Pros And Cons Of Flat Roofing

Do you want to install a flat roof on your new home or replace an old flat roof? You probably want to compare flat roofs with slanted roofs before making a final decision. Learn about the pros and cons of flat roofing. 

Pro: Cost-Effective 

The national average to install a flat roof comes to $9,250. To upgrade a flat roof to a pitched roof, American homeowners pay an average of $35,835. A flat roof covers much less square footage than a pitched roof since they only need to cover the length and width of the space instead of the length, width, and height (plus support beams). Furthermore, the architectural design is far more complicated, so slanted roof installation costs more and takes more time. 

A flat roof's simplistic design continues to keep prices down when you need flat roof repair. Since a repairman can assess the roof easier and the material is usually lightweight, technicians don't need as much help, and they can complete the job more quickly. 

Con: Drainage Problems

Water easily slides down slanted roofs. The greater the pitch, the less standing water remains on the roof after a rainstorm. Flat roofs have drainage systems, but they aren't nearly as effective due to the lack of slope. Water may remain on top of the roof, diminishing the roof material the longer it remains on the roof. Homeowners should hire service technicians to remove excess water at the end of the rainy season and snowy season each year. 

Pro: Roof Living Space 

A flat roof allows homeowners to use the roof as an outside living space. For example, homeowners can grow a rooftop garden and set up lawn chairs or a bar. The roof is an especially peaceful place to relax, and it provides great views of sunrises and starry nights.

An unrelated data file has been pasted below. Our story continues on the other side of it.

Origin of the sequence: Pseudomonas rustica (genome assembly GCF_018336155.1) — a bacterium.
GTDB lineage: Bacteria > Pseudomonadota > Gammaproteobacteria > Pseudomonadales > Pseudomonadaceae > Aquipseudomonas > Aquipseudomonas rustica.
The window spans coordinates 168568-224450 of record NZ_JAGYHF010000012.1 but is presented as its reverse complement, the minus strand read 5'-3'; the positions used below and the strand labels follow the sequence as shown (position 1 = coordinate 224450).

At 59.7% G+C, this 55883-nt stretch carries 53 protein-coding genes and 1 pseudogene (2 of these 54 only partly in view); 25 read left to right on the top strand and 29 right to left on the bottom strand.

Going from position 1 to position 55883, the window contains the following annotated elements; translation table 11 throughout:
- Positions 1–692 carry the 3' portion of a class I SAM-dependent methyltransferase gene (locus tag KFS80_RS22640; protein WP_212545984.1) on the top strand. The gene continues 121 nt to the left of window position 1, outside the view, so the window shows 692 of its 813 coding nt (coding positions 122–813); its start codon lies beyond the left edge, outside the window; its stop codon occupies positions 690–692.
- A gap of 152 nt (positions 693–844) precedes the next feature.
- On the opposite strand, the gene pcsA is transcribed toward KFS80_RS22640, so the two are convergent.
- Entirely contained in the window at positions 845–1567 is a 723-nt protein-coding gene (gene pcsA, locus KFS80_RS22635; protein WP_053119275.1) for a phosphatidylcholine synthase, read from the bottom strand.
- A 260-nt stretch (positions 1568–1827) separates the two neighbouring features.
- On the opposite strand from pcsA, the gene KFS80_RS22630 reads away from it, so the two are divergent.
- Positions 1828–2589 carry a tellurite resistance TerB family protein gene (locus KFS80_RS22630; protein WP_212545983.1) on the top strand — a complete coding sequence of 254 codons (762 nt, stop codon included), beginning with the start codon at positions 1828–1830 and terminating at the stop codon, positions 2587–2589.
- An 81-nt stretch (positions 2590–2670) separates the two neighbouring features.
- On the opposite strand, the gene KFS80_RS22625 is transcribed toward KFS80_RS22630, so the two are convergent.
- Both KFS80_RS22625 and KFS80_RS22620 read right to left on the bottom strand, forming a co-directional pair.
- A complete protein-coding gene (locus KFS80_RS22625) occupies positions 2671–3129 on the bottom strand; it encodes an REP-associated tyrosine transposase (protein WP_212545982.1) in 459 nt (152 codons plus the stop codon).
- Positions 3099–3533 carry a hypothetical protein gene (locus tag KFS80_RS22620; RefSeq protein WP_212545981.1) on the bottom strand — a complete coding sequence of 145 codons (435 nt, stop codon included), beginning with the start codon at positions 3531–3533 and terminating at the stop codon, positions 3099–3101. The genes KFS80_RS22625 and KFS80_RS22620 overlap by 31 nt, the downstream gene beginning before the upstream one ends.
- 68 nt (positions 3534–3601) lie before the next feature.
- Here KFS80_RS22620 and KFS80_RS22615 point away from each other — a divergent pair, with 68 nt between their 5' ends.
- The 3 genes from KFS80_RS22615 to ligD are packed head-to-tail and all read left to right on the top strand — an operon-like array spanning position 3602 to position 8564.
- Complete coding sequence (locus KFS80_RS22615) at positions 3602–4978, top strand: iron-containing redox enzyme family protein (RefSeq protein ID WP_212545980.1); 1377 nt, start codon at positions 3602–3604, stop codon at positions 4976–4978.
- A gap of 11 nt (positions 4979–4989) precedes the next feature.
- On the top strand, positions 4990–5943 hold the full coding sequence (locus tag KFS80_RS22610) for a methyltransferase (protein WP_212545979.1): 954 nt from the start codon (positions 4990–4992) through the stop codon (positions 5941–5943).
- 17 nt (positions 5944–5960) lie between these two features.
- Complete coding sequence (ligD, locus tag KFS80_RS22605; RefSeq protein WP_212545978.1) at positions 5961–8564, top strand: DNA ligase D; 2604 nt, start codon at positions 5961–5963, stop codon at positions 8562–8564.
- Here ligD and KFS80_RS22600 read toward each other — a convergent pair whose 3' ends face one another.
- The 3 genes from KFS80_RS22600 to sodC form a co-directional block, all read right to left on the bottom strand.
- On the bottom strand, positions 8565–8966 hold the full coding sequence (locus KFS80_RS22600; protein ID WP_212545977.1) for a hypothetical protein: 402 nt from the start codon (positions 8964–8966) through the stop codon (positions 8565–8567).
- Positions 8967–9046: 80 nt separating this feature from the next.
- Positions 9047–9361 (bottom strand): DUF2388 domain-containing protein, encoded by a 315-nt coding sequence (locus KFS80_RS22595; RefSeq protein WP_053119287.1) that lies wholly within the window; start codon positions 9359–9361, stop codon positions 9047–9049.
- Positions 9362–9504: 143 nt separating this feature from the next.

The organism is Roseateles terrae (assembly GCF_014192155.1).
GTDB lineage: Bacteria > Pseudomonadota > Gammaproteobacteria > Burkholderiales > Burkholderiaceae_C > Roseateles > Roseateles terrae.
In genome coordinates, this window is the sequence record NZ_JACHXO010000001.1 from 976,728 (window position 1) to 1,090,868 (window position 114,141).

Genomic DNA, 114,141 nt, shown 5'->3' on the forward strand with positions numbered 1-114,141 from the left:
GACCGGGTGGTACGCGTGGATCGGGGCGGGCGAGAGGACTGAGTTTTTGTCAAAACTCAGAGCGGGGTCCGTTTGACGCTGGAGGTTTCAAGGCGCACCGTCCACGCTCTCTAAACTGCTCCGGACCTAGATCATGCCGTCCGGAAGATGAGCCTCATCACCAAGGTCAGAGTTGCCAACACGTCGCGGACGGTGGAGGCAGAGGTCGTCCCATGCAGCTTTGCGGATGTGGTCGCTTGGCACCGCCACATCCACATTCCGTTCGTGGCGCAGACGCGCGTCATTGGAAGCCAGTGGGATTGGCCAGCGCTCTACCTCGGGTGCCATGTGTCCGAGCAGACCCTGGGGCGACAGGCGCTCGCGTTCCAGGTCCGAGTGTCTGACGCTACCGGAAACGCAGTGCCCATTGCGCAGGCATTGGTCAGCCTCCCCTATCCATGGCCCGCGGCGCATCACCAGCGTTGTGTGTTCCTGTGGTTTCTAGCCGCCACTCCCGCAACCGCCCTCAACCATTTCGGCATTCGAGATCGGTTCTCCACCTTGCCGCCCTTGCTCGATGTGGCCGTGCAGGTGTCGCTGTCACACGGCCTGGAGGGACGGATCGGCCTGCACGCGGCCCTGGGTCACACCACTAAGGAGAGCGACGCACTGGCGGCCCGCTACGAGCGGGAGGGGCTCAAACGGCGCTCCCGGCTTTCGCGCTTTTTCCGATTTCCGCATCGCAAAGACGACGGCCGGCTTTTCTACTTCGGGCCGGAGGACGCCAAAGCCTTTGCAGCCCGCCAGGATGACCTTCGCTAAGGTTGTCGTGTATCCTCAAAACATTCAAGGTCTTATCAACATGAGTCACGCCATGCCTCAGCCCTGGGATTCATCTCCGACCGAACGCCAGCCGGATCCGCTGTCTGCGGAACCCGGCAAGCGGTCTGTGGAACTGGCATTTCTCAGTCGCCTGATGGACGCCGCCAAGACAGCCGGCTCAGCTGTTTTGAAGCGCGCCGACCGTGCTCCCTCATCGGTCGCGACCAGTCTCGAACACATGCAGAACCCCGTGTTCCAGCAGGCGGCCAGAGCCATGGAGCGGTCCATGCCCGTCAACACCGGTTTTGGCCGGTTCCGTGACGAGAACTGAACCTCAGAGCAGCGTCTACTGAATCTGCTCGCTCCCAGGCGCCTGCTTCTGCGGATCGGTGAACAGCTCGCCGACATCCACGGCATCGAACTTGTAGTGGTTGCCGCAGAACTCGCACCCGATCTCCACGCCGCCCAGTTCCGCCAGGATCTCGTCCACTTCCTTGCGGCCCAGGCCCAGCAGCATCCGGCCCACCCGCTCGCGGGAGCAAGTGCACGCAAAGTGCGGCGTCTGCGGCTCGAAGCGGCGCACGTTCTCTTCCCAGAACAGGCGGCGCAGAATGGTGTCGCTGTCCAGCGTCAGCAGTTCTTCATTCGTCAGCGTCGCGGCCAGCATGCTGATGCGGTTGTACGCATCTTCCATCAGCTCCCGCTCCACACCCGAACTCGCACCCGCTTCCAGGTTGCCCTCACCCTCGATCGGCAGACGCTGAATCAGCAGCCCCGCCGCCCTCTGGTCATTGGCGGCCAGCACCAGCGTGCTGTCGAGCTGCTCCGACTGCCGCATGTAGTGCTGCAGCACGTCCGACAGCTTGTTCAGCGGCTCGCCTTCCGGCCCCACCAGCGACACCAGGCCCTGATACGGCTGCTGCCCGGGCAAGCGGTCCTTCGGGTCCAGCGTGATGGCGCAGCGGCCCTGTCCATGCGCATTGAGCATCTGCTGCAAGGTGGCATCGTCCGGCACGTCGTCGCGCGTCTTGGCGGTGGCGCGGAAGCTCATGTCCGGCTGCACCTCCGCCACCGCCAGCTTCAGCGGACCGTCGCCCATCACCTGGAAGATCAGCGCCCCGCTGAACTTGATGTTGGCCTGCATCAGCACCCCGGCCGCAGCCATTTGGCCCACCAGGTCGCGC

The flat design allows homeowners to install an HVAC unit or solar panels on the roof, too. 

Con: Bare Design 

Flat roofs embrace a simple design that prioritizes function over style. Unfortunately, the trade-off means that buildings with flat roofs sometimes appear basic compared to homes with large, intricate brick roofs. Slanted roofs contribute to a pleasant house silhouette. Pitched roofs can also use beautiful natural materials that don't work for a flat roof, such as brick. Flat roofs use metal and plastic more often than other materials, sometimes leading to a cold, uninspired aesthetic. 

Residential flat roofing is becoming more and more common. Talk to your contractor about how you can make your flat roof look better than the slanted roofs in the neighborhood.